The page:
PHILADELPHIA — The Phoenix Suns used a strong finish to win Sunday night. On Monday, they rode the momentum to a 124-113 victory over the Philadelphia 76ers
Guard Gerald Green scored a season-high 30 points and backcourt partner Goran Dragic added 24 for the Suns, who shot 77.3 percent from the field in the first quarter while outscoring the Sixers 40-26, then fought off Philadelphia the rest of the way.
Phoenix (26-18) posted its highest-scoring first quarter of the season.
Green made 10 of 12 shots from the floor and Dragic hit nine of 13. The Suns, who rallied from an 18-point halftime deficit to win in Cleveland on Sunday, shot 53.8 percent from the field in Philadelphia and equaled their season high for points.
“Last night we felt like we needed to start off games faster,” Green said, “so we told ourselves we just wanted to come and give ourselves a little lead in the first half.”
Added Suns coach Jeff Hornacek, “I think we learned a little bit last night from our first half, when we just kind of went out there and played. Second half we played better and said, ‘Let’s carry this over into tonight’s game.’ The guys did it right from the start.”
Forward P.J. Tucker added 15 points for Phoenix. Center Miles Plumlee contributed 14 points and 13 rebounds, and forward Markieff Morris had 13 points off the bench. Morris also had four of the Suns’ season-high 12 blocked shots, and Green added three.
Guard Michael Carter-Williams had 22 points and 11 assists for Philadelphia, which lost for the sixth time in seven games. Forwards Thaddeus Young and Evan Turner had 21 points each, and center Spencer Hawes had 18.
The Sixers (14-31) never led. They mounted their last challenge midway through the fourth quarter, reeling off seven straight points — including a three-point play by Young — to cut a 15-point deficit to 104-96 with 5:44 to play.
With the gap still 108-100, Tucker triggered a 10-2 run with a follow shot. Green added the last eight Phoenix points in that flurry, on a 3-pointer, a thunderous dunk and another 3-pointer. That gave the Suns a 118-102 lead with 2:11 to play.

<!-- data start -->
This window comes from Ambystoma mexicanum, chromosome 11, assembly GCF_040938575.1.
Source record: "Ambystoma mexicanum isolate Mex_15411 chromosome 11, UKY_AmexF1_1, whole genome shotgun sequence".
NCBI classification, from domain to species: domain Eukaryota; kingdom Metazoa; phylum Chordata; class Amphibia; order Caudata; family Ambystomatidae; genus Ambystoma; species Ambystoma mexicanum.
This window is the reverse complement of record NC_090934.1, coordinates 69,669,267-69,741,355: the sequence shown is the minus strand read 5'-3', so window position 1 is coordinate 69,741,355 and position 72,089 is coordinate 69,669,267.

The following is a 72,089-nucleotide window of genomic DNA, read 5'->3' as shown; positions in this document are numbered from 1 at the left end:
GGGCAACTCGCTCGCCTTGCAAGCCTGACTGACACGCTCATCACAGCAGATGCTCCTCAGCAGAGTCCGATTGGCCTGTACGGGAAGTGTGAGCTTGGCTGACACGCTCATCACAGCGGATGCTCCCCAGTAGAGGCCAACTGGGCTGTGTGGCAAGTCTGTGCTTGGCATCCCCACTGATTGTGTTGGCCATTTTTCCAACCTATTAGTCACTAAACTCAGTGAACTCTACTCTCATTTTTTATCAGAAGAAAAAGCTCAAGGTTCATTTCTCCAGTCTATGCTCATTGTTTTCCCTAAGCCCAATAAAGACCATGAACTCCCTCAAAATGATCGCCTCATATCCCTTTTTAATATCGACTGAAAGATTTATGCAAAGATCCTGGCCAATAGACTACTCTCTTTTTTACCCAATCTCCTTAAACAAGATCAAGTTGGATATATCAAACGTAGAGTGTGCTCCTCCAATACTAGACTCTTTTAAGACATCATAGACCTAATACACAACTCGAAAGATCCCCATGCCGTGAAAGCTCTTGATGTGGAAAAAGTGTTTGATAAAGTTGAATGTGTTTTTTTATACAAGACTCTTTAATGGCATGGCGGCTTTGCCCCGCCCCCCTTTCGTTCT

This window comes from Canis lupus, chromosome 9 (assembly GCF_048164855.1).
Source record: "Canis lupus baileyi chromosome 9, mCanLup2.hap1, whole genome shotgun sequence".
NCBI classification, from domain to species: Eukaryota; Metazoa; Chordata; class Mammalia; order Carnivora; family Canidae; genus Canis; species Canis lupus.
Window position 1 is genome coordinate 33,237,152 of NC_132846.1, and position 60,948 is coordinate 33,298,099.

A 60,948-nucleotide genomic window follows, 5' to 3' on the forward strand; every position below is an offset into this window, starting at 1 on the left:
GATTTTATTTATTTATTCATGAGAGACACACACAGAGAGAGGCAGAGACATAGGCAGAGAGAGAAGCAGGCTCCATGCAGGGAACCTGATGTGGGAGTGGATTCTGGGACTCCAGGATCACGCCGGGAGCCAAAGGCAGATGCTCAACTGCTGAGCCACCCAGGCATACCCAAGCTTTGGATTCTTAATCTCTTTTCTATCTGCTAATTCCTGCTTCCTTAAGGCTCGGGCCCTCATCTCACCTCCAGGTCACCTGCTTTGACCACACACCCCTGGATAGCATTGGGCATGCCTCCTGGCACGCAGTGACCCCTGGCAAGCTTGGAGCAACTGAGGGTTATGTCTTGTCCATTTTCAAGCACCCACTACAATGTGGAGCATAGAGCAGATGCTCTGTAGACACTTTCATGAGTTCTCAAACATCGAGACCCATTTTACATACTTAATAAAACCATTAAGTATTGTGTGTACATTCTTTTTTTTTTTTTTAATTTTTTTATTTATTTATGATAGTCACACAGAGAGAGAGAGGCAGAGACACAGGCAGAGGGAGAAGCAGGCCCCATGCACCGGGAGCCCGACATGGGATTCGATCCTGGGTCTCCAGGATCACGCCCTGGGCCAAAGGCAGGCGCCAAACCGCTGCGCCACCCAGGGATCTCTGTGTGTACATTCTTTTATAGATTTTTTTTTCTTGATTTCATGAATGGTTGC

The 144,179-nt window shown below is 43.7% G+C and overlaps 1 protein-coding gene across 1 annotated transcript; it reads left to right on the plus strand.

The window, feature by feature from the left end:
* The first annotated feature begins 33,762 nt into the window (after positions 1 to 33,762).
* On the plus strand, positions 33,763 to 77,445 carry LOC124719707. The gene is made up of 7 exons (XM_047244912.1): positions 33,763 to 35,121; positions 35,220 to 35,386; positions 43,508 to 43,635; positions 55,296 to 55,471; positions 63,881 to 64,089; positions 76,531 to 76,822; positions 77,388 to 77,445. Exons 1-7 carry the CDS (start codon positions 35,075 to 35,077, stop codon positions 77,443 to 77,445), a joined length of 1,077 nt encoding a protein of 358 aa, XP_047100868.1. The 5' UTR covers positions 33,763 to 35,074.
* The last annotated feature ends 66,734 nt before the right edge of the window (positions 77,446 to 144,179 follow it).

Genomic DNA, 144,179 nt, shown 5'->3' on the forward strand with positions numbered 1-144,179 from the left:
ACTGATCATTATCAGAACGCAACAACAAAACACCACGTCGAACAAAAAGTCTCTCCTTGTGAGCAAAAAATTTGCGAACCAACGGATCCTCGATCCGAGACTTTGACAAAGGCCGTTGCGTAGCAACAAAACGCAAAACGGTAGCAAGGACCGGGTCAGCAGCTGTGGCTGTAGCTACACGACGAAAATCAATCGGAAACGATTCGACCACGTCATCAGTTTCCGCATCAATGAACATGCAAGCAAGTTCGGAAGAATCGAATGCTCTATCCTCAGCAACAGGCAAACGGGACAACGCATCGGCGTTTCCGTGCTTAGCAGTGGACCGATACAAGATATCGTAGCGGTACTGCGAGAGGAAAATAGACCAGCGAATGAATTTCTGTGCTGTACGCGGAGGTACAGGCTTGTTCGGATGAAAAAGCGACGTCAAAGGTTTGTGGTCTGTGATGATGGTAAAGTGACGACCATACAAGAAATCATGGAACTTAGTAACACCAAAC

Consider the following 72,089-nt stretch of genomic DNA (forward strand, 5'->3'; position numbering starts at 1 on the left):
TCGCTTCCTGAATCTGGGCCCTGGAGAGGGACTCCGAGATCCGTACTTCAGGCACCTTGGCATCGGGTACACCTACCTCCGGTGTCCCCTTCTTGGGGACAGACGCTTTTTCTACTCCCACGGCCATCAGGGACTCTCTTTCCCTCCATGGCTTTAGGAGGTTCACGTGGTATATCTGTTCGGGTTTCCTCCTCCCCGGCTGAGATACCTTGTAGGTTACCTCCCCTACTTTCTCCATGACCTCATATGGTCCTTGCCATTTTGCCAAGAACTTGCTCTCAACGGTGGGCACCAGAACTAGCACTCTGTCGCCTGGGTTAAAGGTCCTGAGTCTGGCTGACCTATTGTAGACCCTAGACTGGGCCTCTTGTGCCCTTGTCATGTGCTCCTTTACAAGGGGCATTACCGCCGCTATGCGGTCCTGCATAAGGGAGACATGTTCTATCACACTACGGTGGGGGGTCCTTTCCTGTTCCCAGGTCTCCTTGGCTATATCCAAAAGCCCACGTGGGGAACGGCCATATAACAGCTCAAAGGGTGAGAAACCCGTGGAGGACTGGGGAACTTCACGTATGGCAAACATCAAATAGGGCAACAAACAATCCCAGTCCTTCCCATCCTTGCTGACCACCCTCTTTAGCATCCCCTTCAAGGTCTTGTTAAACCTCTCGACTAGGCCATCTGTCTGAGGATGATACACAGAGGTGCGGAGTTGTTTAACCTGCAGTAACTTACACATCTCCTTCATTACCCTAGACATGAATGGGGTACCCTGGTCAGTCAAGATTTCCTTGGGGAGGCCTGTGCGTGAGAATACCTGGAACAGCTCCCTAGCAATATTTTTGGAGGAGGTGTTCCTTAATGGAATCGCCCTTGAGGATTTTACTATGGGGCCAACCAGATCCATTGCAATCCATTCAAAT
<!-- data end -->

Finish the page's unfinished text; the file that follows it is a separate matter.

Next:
“It felt good for me,” Green said. “I just kind of let the game come to me, just kind of took what the defense gave me. My teammates were doing a good job screening for me, getting me open, finding me in transition.”
After Tucker opened the game’s scoring by driving the baseline for a layup, Sixers coach Brett Brown called a timeout just 25 seconds into the game. It didn’t help. Phoenix made its next five shots as well, and nine of 10 from the floor to open a 21-9 lead.
When someone suggested to Brown afterward that it didn’t seem his team was committed to defense at the beginning of the game, he said, “That’s because we weren’t.”
By the end of the first quarter, Dragic and Green were each 5-for-5 from the field for 12 points, helping the Suns establish a 14-point lead. Phoenix’s marksmanship was the best by a Philadelphia opponent in any quarter this season, and the point total equaled the highest by a Sixers foe in a first quarter.
“Any time you let a team jump out on you,” Young said, “it’s going to be hard to recoup that.”
The Suns led 62-48 late in the second quarter before Turner scored the last six points of the half.
Dragic finished the half with 15 points, and Green had 14. Turner paced the Sixers with 13 first-half points.
Phoenix re-established a double-figure lead early in the third quarter and maintained it most of the quarter. The Suns scored the last five points of the third, three of those by Tucker, to build a 13-point bulge heading into the fourth quarter.
NOTES: Earlier in the day, the Sixers sent rookie G Lorenzo Brown to the Delaware 87ers of the Developmental League for the fourth time this season. Brown had 12 points and 10 assists while playing nearly 30 minutes in Delaware’s 99-87 victory over the Austin Toros — a 10 a.m. start — then returned to the Sixers and played the final five seconds of the game. He said it was like “AAU all over again.” … Suns coach Jeff Hornacek played 132 games for the Sixers between 1992 and 1994, 86 of them losses, after arriving from Phoenix in a trade involving All-Star forward Charles Barkley. “Even though we weren’t a great team, every night you could just feel the emotions in the city. That was fun,” Hornacek said. … Sixers coach Brett Brown called Hall of Famer Tom Gola, who died Sunday at age 81, “one of the icons.” Gola, a native Philadelphian who starred (and coached) at La Salle University, also fashioned a 10-year NBA career that included time with the Philadelphia/San Francisco Warriors. … Suns G Eric Bledsoe (right knee arthroscopy) missed his 13th consecutive game. … Philadelphia coach Brett Brown, F Thaddeus Young and F Evan Young were all assessed technical fouls.